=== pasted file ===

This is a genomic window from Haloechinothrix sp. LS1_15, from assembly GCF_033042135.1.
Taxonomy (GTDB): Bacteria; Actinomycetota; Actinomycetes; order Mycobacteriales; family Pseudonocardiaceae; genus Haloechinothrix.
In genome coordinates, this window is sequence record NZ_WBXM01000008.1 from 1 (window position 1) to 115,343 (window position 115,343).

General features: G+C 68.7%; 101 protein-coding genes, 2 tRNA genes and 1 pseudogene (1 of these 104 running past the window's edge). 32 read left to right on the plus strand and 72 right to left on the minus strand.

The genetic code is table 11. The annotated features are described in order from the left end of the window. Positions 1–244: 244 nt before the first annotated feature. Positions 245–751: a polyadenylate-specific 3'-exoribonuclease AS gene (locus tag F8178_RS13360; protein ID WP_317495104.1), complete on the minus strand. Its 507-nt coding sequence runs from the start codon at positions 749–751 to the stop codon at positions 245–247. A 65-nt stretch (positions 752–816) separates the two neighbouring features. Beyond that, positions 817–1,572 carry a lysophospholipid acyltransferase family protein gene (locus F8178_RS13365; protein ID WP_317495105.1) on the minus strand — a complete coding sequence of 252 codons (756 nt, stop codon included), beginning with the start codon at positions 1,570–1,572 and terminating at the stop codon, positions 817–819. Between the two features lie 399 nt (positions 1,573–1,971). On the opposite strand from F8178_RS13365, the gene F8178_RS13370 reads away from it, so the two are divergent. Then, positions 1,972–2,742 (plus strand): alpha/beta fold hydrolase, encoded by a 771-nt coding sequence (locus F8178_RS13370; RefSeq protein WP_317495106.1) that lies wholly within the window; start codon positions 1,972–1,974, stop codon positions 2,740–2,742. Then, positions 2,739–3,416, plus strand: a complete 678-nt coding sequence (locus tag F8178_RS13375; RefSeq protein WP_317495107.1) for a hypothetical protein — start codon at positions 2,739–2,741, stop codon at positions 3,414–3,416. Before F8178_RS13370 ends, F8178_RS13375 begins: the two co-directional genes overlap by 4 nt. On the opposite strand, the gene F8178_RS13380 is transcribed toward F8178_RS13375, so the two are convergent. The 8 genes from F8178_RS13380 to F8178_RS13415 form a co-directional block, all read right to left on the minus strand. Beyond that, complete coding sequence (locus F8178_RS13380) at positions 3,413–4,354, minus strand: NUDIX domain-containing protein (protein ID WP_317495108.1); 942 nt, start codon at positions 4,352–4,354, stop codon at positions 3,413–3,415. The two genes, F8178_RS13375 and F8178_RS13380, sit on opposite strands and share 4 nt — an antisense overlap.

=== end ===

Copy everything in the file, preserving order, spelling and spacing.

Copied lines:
This is a genomic window from Haloechinothrix sp. LS1_15, from assembly GCF_033042135.1.
Taxonomy (GTDB): Bacteria; Actinomycetota; Actinomycetes; order Mycobacteriales; family Pseudonocardiaceae; genus Haloechinothrix.
In genome coordinates, this window is sequence record NZ_WBXM01000008.1 from 1 (window position 1) to 115,343 (window position 115,343).

General features: G+C 68.7%; 101 protein-coding genes, 2 tRNA genes and 1 pseudogene (1 of these 104 running past the window's edge). 32 read left to right on the plus strand and 72 right to left on the minus strand.

The genetic code is table 11. The annotated features are described in order from the left end of the window. Positions 1–244: 244 nt before the first annotated feature. Positions 245–751: a polyadenylate-specific 3'-exoribonuclease AS gene (locus tag F8178_RS13360; protein ID WP_317495104.1), complete on the minus strand. Its 507-nt coding sequence runs from the start codon at positions 749–751 to the stop codon at positions 245–247. A 65-nt stretch (positions 752–816) separates the two neighbouring features. Beyond that, positions 817–1,572 carry a lysophospholipid acyltransferase family protein gene (locus F8178_RS13365; protein ID WP_317495105.1) on the minus strand — a complete coding sequence of 252 codons (756 nt, stop codon included), beginning with the start codon at positions 1,570–1,572 and terminating at the stop codon, positions 817–819. Between the two features lie 399 nt (positions 1,573–1,971). On the opposite strand from F8178_RS13365, the gene F8178_RS13370 reads away from it, so the two are divergent. Then, positions 1,972–2,742 (plus strand): alpha/beta fold hydrolase, encoded by a 771-nt coding sequence (locus F8178_RS13370; RefSeq protein WP_317495106.1) that lies wholly within the window; start codon positions 1,972–1,974, stop codon positions 2,740–2,742. Then, positions 2,739–3,416, plus strand: a complete 678-nt coding sequence (locus tag F8178_RS13375; RefSeq protein WP_317495107.1) for a hypothetical protein — start codon at positions 2,739–2,741, stop codon at positions 3,414–3,416. Before F8178_RS13370 ends, F8178_RS13375 begins: the two co-directional genes overlap by 4 nt. On the opposite strand, the gene F8178_RS13380 is transcribed toward F8178_RS13375, so the two are convergent. The 8 genes from F8178_RS13380 to F8178_RS13415 form a co-directional block, all read right to left on the minus strand. Beyond that, complete coding sequence (locus F8178_RS13380) at positions 3,413–4,354, minus strand: NUDIX domain-containing protein (protein ID WP_317495108.1); 942 nt, start codon at positions 4,352–4,354, stop codon at positions 3,413–3,415. The two genes, F8178_RS13375 and F8178_RS13380, sit on opposite strands and share 4 nt — an antisense overlap.